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Recent Examples on the Web: Verb As everyone in the consumer tech industry knows, inertia is a powerful factor — customers almost never bother to change the default settings that come with their devices. Michael Hiltzik, Los Angeles Times, "Column: An antitrust case against Google is a good thing; but Trump’s involvement may not be," 20 Oct. 2020 The pressure to perform in the fourth quarter doesn’t bother Cowboys wide receiver Michael Gallup. Calvin Watkins, Dallas News, "All Cowboys WR Michael Gallup does is make clutch plays in big moments," 14 Oct. 2020 The cuts, however, didn’t bother Helen Clark, who was returning to Chicago after visiting San Antonio for a friend’s memorial service. Randy Diamond, ExpressNews.com, "All abroad Texas Eagle’s last daily departure from San Antonio to Chicago," 11 Oct. 2020 On Tuesday, Conley didn't even bother to take questions on the President's current condition. Oliver Darcy, CNN, "What Trump and Fox News said about medical records transparency in 2016," 7 Oct. 2020 Manufacturers who suspect that future politicians may renege on a pledge will not bother to make the investments needed to comply. The Economist, "Free exchange Outright bans can sometimes be a good way to fight climate change," 3 Oct. 2020 Many counties and towns didn’t bother creating legal ordinances that restricted beaches or public pools to white residents, but it was understood that Black people who challenged the norm would be met with violence. Sandra E. Garcia, New York Times, "On Long Island, a Beachfront Haven for Black Families," 1 Oct. 2020 Amazingly, Wallace didn’t bother to ask a follow-up question. Bill Goodykoontz, The Arizona Republic, "Chris Wallace lost control of the Trump-Biden debate on a historically bad night of TV," 30 Sep. 2020 Memphis doesn't even bother going for the money or the HOH. Kyle Fowle, EW.com, "Big Brother recap: The Committee's HOH streak continues," 28 Sep. 2020 Recent Examples on the Web: Noun Every time my wife hosted a party, I was sent to my study to tidy up piles and clear surfaces so that guests could rest their glasses and handbags on side tables without the bother of my clutter. Bebe Howorth, ELLE Decor, "This Is the Room Where Jon Meacham Makes History," 15 Oct. 2020 Nothing is going his way, and the workouts aren’t actual rec soccer, so why bother trying? Meghan Leahy, Washington Post, "My suddenly sedentary teen seems stuck. How much should I push him to move?," 9 Sep. 2020 In effect, its advocates are insisting that corporate money and power should be conscripted to force through a social and political agenda — without the bother of going through the ballot box. Andrew Stuttaford, National Review, "The Capital Letter: Week of August 24," 28 Aug. 2020 The Echo Show, Google Nest Hub Max and Facebook Portal were originally released as a way for folks to engage in video chatting and home entertainment without the bother of turning on the computer, phone or TV. Jefferson Graham, USA TODAY, "Zoom finally conferences in Alexa, Google and Facebook on Echo Show, Portal and Nest Hub Max," 19 Aug. 2020 With more than 250,000 downloads, the ads don’t seem to be that much of a bother. Dana Holmes, CNN Underscored, "A beginner’s guide to stargazing," 18 Aug. 2020 Because of the pandemic, some economists have pushed for a move away from banknotes and coins, especially the penny, which is seen as a bother by many retailers and consumers. Pam Kragen, San Diego Union-Tribune, "Need a quarter? Good luck. Nationwide coin shortage leaves local businesses scrounging for change," 15 Aug. 2020 Obviously, whatever was bother Kylie and Travis at the Grammys has been worked out and the couple is back to their adorable selves. Tamara Fuentes, Seventeen, "A Complete Timeline of Kylie Jenner and Travis Scott's Relationship," 5 June 2020 On the other hand, would San Francisco winning a sixth Super Bowl bother Denver fans? Jeff Bailey, The Denver Post, "Broncos Insider: What team should Denver fans be rooting for in the Super Bowl?," 26 Jan. 2020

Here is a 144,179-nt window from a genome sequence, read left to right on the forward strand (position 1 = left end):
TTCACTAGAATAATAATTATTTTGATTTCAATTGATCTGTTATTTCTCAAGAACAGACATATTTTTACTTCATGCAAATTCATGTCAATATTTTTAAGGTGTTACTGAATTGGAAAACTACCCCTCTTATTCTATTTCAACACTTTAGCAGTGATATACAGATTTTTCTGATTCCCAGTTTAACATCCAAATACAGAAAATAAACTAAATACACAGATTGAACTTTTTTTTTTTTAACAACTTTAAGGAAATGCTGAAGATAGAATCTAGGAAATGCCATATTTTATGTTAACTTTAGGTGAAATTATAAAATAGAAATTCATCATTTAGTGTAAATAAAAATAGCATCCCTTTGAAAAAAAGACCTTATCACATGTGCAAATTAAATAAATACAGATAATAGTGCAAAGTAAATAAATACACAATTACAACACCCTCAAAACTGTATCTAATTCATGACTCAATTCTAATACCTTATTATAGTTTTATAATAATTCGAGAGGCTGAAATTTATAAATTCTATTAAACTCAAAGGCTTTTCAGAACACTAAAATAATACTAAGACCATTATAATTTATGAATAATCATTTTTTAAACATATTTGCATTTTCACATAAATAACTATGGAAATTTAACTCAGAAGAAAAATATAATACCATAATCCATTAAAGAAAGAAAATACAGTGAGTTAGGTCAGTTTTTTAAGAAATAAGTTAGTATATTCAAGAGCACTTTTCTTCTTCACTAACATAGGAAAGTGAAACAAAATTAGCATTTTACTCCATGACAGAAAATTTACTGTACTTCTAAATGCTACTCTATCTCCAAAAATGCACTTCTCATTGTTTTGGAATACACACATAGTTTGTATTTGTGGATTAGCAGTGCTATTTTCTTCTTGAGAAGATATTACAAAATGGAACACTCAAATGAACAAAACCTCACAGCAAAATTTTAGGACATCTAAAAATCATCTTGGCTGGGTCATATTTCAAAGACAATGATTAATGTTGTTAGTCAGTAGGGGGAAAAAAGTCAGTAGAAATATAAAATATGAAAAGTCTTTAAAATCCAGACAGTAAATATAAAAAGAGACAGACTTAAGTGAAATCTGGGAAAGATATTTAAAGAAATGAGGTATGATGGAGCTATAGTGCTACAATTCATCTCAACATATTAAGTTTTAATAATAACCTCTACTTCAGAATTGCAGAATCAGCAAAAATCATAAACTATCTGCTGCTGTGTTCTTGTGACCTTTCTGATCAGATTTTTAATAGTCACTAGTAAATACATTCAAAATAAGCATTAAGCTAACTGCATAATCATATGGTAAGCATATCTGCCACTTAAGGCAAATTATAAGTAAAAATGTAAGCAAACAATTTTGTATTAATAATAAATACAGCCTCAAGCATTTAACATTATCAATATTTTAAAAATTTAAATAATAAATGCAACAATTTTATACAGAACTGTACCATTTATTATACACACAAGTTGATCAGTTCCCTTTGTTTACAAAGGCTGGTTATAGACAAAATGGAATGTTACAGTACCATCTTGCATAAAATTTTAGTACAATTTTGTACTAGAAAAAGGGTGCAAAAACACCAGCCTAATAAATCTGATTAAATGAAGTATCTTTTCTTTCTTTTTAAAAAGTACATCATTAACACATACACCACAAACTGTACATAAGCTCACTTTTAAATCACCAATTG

These example sentences are selected automatically from various online news sources to reflect current usage of the word 'bother.' Views expressed in the examples do not represent the opinion of Merriam-Webster or its editors. Send us feedback.